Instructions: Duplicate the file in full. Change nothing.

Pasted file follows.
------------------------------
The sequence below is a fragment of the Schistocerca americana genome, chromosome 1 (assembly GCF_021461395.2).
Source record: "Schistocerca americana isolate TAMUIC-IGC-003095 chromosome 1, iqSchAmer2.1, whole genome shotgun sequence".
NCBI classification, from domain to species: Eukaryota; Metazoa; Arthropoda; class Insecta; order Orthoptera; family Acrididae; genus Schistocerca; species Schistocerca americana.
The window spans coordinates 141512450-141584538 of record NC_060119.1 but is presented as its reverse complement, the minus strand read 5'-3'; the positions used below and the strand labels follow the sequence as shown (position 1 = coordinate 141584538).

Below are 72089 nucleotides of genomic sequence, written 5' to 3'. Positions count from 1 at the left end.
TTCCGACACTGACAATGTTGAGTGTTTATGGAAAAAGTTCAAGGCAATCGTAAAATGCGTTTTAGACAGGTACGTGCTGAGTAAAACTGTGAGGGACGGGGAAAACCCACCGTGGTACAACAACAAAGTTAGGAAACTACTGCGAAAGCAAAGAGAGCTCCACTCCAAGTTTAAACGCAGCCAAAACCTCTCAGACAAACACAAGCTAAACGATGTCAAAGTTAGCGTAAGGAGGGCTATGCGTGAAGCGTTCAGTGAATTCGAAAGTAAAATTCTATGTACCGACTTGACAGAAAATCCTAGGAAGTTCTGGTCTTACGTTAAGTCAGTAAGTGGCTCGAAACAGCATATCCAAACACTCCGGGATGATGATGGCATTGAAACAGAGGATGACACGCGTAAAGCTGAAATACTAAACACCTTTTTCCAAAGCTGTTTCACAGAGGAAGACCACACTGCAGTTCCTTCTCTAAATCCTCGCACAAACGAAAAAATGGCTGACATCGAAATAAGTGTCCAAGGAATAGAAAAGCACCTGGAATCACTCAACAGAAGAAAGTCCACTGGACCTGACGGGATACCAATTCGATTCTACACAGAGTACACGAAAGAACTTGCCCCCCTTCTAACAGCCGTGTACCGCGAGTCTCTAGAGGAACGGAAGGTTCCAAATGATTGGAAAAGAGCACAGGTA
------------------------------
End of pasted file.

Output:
The sequence below is a fragment of the Schistocerca americana genome, chromosome 1 (assembly GCF_021461395.2).
Source record: "Schistocerca americana isolate TAMUIC-IGC-003095 chromosome 1, iqSchAmer2.1, whole genome shotgun sequence".
NCBI classification, from domain to species: Eukaryota; Metazoa; Arthropoda; class Insecta; order Orthoptera; family Acrididae; genus Schistocerca; species Schistocerca americana.
The window spans coordinates 141512450-141584538 of record NC_060119.1 but is presented as its reverse complement, the minus strand read 5'-3'; the positions used below and the strand labels follow the sequence as shown (position 1 = coordinate 141584538).

Below are 72089 nucleotides of genomic sequence, written 5' to 3'. Positions count from 1 at the left end.
TTCCGACACTGACAATGTTGAGTGTTTATGGAAAAAGTTCAAGGCAATCGTAAAATGCGTTTTAGACAGGTACGTGCTGAGTAAAACTGTGAGGGACGGGGAAAACCCACCGTGGTACAACAACAAAGTTAGGAAACTACTGCGAAAGCAAAGAGAGCTCCACTCCAAGTTTAAACGCAGCCAAAACCTCTCAGACAAACACAAGCTAAACGATGTCAAAGTTAGCGTAAGGAGGGCTATGCGTGAAGCGTTCAGTGAATTCGAAAGTAAAATTCTATGTACCGACTTGACAGAAAATCCTAGGAAGTTCTGGTCTTACGTTAAGTCAGTAAGTGGCTCGAAACAGCATATCCAAACACTCCGGGATGATGATGGCATTGAAACAGAGGATGACACGCGTAAAGCTGAAATACTAAACACCTTTTTCCAAAGCTGTTTCACAGAGGAAGACCACACTGCAGTTCCTTCTCTAAATCCTCGCACAAACGAAAAAATGGCTGACATCGAAATAAGTGTCCAAGGAATAGAAAAGCACCTGGAATCACTCAACAGAAGAAAGTCCACTGGACCTGACGGGATACCAATTCGATTCTACACAGAGTACACGAAAGAACTTGCCCCCCTTCTAACAGCCGTGTACCGCGAGTCTCTAGAGGAACGGAAGGTTCCAAATGATTGGAAAAGAGCACAGGTA